Bougainvillea (Bougainvillea spp.) is a tropical plant that naturally assumes a climbing or trailing form, and it does well when allowed to climb up and over a trellis or fence. With proper care, however, it can also be trained to take on the form of a small tree.
Bougainvillea is a shrubby vine native to South America. It's hardy in U.S. Department of Agriculture plant hardiness zones 9 to 11, so in the United States, it can only be grown in the ground in the warmer climates of the South and West. It can grow in a container in cooler climates if you bring it inside when temperatures fall.
The plants have woody stems with inch-long spines, and they produce small white flowers surrounded by large, colorful bracts -- the part of the bloom that gives the plant its ornamental value.
Although bougainvillea is usually thought of as a vine, its natural growth habit is that of a rambling shrub. It will climb if given the opportunity, but will stay shrubby or grow along the ground if left alone.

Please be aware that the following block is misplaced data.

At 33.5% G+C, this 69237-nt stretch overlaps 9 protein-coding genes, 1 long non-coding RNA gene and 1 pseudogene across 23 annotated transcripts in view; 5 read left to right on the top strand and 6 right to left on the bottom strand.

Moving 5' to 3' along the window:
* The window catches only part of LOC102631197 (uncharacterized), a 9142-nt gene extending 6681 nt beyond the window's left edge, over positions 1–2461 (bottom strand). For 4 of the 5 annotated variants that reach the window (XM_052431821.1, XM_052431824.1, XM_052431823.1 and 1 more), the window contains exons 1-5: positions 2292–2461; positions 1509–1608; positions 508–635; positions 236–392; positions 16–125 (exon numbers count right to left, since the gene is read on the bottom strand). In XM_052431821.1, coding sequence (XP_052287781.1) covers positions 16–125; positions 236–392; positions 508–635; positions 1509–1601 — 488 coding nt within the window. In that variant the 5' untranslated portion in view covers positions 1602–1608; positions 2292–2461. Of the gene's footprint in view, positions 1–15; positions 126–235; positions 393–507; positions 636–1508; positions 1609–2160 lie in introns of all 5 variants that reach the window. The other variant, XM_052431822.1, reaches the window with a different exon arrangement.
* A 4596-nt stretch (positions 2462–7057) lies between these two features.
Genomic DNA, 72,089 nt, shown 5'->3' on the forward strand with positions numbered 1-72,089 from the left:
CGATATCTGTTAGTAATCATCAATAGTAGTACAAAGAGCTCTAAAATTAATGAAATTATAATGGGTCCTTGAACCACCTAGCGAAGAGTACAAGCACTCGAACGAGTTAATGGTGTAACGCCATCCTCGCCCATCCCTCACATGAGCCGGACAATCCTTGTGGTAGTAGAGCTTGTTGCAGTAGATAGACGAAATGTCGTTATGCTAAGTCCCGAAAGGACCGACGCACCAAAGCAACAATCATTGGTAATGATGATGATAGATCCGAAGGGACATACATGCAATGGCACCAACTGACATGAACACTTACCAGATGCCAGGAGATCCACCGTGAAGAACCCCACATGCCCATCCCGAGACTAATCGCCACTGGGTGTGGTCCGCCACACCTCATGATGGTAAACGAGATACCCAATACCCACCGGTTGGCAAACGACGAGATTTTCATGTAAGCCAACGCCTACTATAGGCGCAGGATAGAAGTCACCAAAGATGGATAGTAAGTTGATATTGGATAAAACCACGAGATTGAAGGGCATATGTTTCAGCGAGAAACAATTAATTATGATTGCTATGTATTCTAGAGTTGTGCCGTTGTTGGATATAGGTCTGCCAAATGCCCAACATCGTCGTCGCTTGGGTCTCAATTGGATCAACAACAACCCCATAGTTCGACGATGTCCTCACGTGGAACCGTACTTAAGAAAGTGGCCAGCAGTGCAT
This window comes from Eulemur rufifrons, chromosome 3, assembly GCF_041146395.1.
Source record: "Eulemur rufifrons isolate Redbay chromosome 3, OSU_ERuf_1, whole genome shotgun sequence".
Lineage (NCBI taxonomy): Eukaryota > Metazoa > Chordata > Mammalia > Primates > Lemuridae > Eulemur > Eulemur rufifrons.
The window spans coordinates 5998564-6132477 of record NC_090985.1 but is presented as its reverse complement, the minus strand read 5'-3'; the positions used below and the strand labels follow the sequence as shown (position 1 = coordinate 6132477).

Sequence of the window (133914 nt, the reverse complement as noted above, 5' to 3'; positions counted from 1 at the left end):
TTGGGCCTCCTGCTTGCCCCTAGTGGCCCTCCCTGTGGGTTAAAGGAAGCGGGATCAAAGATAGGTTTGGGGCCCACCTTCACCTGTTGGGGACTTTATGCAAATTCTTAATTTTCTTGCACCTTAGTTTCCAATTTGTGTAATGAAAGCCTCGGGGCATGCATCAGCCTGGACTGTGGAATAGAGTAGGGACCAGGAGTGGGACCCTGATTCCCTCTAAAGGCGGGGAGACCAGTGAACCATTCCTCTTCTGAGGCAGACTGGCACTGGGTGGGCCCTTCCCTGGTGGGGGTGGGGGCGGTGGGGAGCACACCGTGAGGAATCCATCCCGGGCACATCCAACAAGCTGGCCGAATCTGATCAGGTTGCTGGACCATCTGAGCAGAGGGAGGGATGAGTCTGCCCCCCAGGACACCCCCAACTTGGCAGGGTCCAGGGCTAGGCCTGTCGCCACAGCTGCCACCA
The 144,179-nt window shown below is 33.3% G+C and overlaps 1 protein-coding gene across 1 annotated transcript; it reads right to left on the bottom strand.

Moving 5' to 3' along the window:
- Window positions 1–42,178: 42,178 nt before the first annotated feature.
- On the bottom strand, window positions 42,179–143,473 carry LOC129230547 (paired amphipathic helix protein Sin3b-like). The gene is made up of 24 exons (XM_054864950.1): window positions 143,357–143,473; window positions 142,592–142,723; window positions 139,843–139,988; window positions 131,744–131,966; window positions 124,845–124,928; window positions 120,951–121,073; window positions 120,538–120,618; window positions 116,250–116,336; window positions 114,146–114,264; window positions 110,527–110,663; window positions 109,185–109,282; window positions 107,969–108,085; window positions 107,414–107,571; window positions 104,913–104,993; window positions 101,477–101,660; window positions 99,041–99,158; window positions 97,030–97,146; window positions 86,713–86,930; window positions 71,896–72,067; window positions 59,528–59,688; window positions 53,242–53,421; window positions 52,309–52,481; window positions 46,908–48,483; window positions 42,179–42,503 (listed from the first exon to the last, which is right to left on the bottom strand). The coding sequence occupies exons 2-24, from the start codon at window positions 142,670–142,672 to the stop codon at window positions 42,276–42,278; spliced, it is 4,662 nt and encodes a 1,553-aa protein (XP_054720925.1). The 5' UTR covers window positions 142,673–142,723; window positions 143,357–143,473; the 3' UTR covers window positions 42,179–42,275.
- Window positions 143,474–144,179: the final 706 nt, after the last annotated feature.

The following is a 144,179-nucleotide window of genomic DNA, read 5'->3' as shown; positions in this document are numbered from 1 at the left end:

Bougainvillea is a vigorous grower, especially when planted in the ground, and regular pruning is essential to keep it trained in tree form. Pruning also helps the plant bloom more prolifically, because blooming occurs on new growth; prune branches to 18 or 20 inches in length to encourage blooms. Sterilize your pruning tools with a household cleaner before use.
The University of Florida's Lee County Extension Service notes that there are some rare examples of bougainvillea growing naturally in tree form in Florida and in other parts of the South. It is unclear, however, which species these specimens belong to; they may be the species commonly called tree bougainvillea (Bougainvillea arborea) or a variety of Bougainvillea glabra.
These tree-like species have short trunks, and they usually lack spines. They grow best in dry areas with full sun exposure.
To train bougainvillea into tree form, plant a young vine next to a 3-foot-high stake, getting it as close to the stake as possible. Wrap the stem of the vine around the stake, holding it gently in place with a soft plant tie, and prune away any side branches. As the plant grows, remove any side shoots or shoots above the stake that don't conform to the desired shape. The trained stem will eventually form a woody trunk, and the branches above the trunk will likely take on a weeping form.